THE CELTIC ISLE TUG BOAT AT ANDERSON QUAY LAPP’S ISLAND CORK PORT
CELTIC ISLE (IMO: 8514693) is a Tug that was built in 1986 and is sailing under the flag of Ireland. Its carrying capacity is 386 t DWT and her current draught is reported to be 5.2 meters. Her length overall (LOA) is 34.19 meters and her width is 10.8 meters.
Lapp’s Island was once an island in the River Lee. It is now joined with the island which forms the center of Cork City, and refers to the eastern tip of that island. The island had probably been reclaimed from swamp.
In the 18th century it was separated from the main island by a canal which roughly followed what is now Parnell Place. It was fully joined to the main island by 1832.
Custom’s House, at the eastern extremity of the island, sits on what was called the tongue of Lapps’s Island, and the modern Lapp’s Quay sits on the southern shore of Lapp’s island.
John Anderson (1747–1820) was a Scottish businessman and entrepreneur. He was a commercial agent in New York and later a business owner in Cork. His business played a pivotal role in creating infrastructure that connected Dublin to Cork. Anderson purchased land in Fermoy that was later used as a military complex.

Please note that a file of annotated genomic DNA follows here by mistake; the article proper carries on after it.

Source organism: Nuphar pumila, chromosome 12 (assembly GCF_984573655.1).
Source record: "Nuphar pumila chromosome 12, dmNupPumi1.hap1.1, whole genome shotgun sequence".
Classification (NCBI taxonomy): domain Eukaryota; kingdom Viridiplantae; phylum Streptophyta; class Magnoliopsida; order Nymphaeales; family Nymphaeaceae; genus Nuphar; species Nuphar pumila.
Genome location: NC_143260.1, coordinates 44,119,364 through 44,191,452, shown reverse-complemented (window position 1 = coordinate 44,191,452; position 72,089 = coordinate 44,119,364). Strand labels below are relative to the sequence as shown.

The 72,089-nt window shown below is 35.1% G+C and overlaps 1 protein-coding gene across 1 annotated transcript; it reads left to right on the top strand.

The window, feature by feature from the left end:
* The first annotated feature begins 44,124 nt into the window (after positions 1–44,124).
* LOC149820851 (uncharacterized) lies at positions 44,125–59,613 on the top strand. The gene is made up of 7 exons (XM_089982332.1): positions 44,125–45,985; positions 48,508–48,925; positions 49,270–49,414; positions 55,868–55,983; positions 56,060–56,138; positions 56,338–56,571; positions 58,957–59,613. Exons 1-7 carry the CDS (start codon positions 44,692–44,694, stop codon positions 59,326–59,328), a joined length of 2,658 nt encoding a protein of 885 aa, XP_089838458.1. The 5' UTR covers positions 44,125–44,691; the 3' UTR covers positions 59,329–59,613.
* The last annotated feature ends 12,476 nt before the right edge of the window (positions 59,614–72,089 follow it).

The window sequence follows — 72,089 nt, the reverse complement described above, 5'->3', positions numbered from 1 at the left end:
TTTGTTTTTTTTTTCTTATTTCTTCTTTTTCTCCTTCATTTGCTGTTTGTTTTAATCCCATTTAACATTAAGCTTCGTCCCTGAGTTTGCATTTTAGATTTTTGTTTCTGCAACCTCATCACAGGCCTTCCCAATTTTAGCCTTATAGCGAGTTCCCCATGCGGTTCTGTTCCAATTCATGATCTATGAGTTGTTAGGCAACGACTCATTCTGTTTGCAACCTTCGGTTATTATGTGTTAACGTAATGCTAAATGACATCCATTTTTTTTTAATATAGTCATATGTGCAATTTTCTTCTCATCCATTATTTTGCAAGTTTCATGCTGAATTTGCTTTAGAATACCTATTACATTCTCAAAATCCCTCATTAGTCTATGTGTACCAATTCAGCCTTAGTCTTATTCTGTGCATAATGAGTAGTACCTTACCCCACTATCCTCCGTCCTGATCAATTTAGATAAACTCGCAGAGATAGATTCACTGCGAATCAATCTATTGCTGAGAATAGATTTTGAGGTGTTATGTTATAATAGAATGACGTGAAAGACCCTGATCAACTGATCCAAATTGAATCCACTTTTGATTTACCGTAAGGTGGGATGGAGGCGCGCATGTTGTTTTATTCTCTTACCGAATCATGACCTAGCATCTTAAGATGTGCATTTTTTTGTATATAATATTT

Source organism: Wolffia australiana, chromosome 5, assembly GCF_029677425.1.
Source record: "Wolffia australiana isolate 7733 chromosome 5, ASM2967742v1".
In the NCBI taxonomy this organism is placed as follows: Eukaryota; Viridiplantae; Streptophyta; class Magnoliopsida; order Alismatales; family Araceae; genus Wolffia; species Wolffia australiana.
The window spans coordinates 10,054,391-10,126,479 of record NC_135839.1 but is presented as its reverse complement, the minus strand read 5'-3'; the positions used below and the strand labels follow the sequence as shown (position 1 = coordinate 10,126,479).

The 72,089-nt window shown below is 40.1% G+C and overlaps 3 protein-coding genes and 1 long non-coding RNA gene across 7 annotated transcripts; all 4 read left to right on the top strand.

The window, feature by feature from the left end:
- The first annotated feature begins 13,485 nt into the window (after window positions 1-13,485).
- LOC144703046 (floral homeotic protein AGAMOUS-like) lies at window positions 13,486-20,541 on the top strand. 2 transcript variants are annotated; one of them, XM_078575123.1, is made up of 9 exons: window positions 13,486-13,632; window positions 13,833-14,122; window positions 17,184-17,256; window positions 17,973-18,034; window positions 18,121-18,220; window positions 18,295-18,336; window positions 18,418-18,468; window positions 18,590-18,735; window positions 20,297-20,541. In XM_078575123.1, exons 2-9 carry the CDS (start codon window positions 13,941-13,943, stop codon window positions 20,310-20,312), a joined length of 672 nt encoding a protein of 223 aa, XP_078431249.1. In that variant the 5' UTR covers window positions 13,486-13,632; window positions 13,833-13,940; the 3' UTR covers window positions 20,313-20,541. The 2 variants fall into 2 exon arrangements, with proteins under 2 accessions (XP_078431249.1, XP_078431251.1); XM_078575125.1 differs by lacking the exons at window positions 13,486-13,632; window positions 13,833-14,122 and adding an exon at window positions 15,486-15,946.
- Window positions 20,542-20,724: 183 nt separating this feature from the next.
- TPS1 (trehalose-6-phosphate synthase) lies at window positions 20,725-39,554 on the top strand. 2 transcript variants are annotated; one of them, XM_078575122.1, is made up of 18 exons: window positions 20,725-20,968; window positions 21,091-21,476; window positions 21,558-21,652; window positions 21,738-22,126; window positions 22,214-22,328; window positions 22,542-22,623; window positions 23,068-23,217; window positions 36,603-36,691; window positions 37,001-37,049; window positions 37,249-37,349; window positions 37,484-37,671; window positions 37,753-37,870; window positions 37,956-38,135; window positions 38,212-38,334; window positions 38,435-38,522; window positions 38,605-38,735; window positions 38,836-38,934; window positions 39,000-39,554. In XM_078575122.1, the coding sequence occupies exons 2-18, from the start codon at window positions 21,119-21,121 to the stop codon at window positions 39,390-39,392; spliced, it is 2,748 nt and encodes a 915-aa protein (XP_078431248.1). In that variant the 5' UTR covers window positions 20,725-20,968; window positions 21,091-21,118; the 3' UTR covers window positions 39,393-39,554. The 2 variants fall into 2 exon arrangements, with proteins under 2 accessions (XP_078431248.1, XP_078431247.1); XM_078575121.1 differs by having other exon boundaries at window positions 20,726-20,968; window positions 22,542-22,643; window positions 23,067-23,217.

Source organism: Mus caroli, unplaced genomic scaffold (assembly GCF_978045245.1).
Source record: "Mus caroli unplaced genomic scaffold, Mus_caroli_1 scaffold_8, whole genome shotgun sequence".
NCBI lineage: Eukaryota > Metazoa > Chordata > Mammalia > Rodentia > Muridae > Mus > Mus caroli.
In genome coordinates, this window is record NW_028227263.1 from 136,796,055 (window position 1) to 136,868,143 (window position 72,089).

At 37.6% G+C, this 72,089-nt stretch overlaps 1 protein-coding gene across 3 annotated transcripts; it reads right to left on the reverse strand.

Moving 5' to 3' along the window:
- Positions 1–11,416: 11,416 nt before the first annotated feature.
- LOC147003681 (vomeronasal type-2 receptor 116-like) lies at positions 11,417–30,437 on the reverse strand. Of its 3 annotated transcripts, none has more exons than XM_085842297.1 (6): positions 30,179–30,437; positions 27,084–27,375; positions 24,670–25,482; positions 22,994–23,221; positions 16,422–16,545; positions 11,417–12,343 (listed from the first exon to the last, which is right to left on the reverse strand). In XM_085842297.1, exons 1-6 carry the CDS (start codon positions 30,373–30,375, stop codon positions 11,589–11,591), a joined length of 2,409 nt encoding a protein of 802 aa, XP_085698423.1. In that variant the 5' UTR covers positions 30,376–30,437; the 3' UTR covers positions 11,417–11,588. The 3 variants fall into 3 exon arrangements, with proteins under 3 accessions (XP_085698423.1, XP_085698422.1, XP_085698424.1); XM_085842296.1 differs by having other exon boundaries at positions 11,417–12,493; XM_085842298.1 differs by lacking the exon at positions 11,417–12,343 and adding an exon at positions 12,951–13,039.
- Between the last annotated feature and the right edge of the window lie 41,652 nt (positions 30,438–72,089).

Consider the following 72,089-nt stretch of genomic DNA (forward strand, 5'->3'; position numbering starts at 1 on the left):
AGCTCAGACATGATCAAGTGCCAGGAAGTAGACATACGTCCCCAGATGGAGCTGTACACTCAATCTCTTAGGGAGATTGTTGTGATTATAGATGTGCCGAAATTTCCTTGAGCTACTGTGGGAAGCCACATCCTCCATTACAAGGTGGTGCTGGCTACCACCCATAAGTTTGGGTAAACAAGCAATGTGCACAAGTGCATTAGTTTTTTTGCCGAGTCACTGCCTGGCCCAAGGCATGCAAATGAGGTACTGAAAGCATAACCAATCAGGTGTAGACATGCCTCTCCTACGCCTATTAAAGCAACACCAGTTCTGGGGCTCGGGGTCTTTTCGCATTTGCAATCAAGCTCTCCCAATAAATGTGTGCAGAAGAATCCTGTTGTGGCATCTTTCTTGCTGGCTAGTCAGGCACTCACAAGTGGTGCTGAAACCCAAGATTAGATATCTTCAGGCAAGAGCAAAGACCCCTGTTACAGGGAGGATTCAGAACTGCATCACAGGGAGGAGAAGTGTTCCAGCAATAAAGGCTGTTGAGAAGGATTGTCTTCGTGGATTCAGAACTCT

Anderson was born into a poor family at Portland near Dumfries, Scotland and moved to Glasgow in 1784. He later settled in Cork City, at that time the major provisioning centre on the Atlantic Coast. During the American wars he earned considerable sums as a commercial agent in New York, and made extensive land purchases in the Cork area.
His Cork enterprise was based at Lapp’s Island, and his business acumen was recognised as he grew rapidly in fortune and was appointed to the city’s committee of merchants. He was made a Freeman of the city in 1787. Among his business interests was a malting and warehouse complex at Ballinacurra on Cork Harbour in partnership with John Lapp, in the 1780s. In common with many Cork merchants he was in favour of union with Great Britain in 1800. Anderson’s Quay in Cork is called after him. He married a Miss Semple and had two daughters and two sons, one of whom, James Caleb Anderson (1782–1861), was a noted experimenter with steam-driven road vehicles.
His fortunes suffered a series of reversals with the fall in the value of land after the Napoleonic Wars, and he lost over £30,000 in a Welsh mining venture. He had been conducting banking business and with the economic downturn his bank collapsed in 1816.
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